Disk Fragmentation and Data Recovery Issues
What data fragmentation is and how it affects the quality of data recovery. Disk fragmentation is a fact of our daily life. It’s a well-known fact that fragmentation affects performance, specifically the speed of disk access operations. However, disk fragmentation also has another aspect that’s rarely mentioned. If something goes wrong, fragmented files are much more difficult to recover even if you’re using the best data recovery tools. Why’s that? Let’s begin from explaining what disk fragmentation is.
In today’s multi-tasking environments, files get deleted, created and then deleted again. This in turn creates gaps in available free space on the disk. What happens if there’s more than enough free space on the disk, Windows attempts to create a large file, but the largest continuous block of free space on the disk is smaller than the largest single block? The operating system will split the file into several fragments, using the largest continuous blocks first.
With daily work, fragmentation tends to accumulate quickly. The number of fragmented files will be quickly reaching the numbers of 3 to 15 per cent, and even more if the amount of free space available on the disk is not huge compared to its total capacity. If you run a defragmentation tool on the disk, you can see exactly how many files are fragmented.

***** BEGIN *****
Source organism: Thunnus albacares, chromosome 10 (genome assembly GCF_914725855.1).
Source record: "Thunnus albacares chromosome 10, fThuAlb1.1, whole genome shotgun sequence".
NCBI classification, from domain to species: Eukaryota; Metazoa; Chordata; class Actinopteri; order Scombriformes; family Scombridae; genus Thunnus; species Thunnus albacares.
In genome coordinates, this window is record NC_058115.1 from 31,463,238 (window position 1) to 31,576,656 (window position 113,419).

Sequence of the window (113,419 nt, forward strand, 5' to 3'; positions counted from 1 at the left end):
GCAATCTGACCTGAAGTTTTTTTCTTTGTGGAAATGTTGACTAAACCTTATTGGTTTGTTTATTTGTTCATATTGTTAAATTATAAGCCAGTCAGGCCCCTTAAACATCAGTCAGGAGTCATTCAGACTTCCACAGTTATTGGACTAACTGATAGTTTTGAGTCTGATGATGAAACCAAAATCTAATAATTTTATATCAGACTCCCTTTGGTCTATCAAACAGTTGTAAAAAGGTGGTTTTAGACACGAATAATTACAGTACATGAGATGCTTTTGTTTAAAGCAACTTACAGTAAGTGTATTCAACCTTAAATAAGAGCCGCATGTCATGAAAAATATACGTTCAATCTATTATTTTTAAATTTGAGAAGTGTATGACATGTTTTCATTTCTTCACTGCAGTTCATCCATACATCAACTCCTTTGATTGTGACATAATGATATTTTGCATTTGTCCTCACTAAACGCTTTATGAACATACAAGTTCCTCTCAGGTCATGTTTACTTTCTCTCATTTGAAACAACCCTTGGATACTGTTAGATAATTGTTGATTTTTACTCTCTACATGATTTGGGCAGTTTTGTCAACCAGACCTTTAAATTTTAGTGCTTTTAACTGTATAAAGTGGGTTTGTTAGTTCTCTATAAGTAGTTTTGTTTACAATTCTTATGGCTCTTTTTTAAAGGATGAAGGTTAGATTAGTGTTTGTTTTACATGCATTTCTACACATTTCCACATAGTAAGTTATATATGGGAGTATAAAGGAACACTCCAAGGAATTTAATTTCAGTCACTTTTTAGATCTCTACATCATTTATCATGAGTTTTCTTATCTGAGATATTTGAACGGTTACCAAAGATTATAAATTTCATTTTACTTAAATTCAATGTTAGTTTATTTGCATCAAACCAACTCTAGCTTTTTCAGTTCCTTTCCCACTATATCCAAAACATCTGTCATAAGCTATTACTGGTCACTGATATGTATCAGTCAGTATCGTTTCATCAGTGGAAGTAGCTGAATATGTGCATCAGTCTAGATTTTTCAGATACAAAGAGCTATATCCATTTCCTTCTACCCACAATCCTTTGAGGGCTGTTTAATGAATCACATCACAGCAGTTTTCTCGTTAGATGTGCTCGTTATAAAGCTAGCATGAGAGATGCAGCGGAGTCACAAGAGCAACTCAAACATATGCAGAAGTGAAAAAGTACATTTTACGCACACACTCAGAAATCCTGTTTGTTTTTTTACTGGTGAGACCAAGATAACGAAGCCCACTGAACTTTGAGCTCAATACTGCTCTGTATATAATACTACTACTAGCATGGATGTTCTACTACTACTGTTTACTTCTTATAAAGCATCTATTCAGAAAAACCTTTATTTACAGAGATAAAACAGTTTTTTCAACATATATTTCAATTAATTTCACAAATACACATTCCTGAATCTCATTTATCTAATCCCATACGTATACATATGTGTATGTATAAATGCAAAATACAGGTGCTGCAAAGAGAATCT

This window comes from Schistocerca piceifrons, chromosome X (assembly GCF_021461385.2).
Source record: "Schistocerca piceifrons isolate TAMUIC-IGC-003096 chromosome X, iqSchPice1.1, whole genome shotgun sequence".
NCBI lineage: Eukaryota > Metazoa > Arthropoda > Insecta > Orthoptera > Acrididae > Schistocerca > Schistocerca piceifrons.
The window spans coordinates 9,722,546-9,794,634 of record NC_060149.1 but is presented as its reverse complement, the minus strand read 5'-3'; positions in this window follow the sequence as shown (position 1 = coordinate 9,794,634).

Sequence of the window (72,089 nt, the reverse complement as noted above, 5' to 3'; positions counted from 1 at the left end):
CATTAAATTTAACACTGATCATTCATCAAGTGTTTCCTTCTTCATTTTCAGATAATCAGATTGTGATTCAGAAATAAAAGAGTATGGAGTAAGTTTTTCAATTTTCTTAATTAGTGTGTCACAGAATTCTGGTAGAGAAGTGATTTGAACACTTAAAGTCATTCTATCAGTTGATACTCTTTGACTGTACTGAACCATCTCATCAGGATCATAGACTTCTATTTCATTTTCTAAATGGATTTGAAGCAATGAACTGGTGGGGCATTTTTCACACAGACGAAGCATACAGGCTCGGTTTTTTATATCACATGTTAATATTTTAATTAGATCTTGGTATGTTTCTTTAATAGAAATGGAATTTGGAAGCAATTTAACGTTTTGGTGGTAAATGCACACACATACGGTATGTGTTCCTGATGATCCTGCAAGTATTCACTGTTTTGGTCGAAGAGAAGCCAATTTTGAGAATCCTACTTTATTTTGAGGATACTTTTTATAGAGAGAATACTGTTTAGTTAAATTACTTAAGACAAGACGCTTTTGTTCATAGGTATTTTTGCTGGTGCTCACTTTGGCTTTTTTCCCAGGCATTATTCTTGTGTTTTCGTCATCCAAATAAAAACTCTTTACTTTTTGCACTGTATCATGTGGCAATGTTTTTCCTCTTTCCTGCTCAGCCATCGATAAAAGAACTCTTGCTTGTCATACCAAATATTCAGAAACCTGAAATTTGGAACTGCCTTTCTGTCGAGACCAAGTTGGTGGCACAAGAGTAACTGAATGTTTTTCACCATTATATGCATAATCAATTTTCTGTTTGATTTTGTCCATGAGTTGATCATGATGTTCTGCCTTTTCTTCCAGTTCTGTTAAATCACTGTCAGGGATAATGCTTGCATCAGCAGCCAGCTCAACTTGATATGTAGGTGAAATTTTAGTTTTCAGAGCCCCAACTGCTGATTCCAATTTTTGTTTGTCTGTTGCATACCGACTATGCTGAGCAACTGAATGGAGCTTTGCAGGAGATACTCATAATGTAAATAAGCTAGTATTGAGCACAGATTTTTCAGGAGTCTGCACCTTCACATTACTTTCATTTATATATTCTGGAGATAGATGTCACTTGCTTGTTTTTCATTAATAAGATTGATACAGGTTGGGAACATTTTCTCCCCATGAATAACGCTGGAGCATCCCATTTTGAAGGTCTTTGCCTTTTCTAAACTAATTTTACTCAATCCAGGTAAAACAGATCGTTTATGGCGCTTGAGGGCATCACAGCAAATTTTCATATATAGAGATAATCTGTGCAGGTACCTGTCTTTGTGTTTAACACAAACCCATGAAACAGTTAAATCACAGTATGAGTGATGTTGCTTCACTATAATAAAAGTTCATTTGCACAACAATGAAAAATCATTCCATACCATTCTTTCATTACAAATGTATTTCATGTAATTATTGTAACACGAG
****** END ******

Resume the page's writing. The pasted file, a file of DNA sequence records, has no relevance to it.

Now, three or even 15 per cent of all files being fragmented does not sound that bad. Why should you be concerned with a number that low?
Fragmentation is normally only viewed as a performance bottleneck, and these fairly low numbers will probably affect the performance of a typical system very little. Let’s look, however, what types of files are likely to get fragmented. Windows system files? Nope. They’re among the least frequently modified files on the system, typically installed once and only updated when you update Windows or install a service pack. Program files? They’re getting touched even less.
The most likely files to get fragmented are the files that get written more often than others. Namely, office documents, working databases, downloaded emails, pictures, and video files (due to their large size if for no other reason). Those are exactly the type of files most users will try to recover first.
So what do we mean saying that “only” 3 to 15 per cent of all files on the disk are fragmented? Simple: it means that, statistically, 35% to 83% of important files such as Excel or Word documents, databases, pictures and videos will be fragmented at the moment your system turns bad. As we’ll see later, it’s very difficult and sometimes impossible (or, better say, not economically feasible) to completely recover fragmented files, so taking preventive measures to reduce or prevent fragmentation is important for the sake of data safety.
To fix errors in recovered *.jpg files, we recommend using Hetman File Repair.